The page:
Granted, big plays by Florida's defense and special teams produced a 17-0 first-quarter lead and changed the complexion of the 2008 game.
Granted, Tennessee's '08 offense was so inept that 17 points was all Florida would need.
Granted, Florida superstar Tim Tebow threw just 15 passes all afternoon.
Granted, Gator head coach Urban Meyer seemed content the last three quarters to run the ball, run the clock and take a 30-6 victory back to Gainesville.
No matter how you slice it, though, Tennessee limited Florida to its lowest offensive production of the 2008 season. And that gives Vol defenders a warm fuzzy as they prepare for the 2009 rematch.
"Definitely, that gives us confidence, knowing what we saw them do to other people," junior defensive end Chris Walker said. "We played really sound football against them, and they didn't gain as many yards and score as many touchdowns against us, so that's something that helps us out."
The confidence level of Vol defenders is heightened by the fact they are allowing just 134.5 yards and 13.0 points per game in 2009. Western Kentucky and UCLA combined to complete a mere 51.3 percent of their passes for a paltry 150 yards. Moreover, Hilltopper and Bruin backs averaged a scant 1.8 yards per carry. That means Tennessee defenders will be feeling good about themselves when they take the field at Ben Hill Griffin Stadium Saturday afternoon.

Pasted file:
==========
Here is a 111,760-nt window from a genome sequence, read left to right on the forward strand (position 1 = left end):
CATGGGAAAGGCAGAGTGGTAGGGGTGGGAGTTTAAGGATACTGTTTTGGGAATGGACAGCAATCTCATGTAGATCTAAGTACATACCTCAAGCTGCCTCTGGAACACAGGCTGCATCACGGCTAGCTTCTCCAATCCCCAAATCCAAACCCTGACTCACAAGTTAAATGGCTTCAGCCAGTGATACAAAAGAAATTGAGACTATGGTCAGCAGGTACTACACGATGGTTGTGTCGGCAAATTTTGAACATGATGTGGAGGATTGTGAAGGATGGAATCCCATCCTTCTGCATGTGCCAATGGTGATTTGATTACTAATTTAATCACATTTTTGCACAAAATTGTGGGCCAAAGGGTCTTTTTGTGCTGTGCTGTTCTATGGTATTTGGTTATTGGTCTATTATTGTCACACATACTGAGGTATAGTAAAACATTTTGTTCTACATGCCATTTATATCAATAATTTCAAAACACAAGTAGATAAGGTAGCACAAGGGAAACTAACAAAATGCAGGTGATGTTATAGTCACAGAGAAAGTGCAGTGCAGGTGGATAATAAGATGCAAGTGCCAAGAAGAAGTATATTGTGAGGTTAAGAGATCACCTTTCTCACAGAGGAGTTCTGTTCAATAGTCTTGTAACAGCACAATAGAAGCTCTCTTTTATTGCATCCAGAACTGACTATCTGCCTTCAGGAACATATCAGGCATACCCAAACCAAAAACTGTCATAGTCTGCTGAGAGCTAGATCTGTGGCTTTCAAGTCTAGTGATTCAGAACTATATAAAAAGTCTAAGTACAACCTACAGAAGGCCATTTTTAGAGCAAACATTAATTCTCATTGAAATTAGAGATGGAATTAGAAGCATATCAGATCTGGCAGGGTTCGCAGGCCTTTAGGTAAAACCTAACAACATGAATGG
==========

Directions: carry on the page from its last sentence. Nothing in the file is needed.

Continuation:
"I think we will be because I have complete confidence in our defensive coaching staff and the gameplan they're going to give us," Walker said. "I think they'll have us ready for anything Florida can throw at us."
Senior linebacker Rico McCoy is confident, too. He thinks the 2009 Vol defense is superior to the 2008 unit that contained Florida's big-play people last fall.
"The defense did a pretty good job last year, and I think we're even better this year," McCoy said. "I'm looking forward to seeing what the defense can do this year."
That's a very positive sign. After all, believing is half the battle.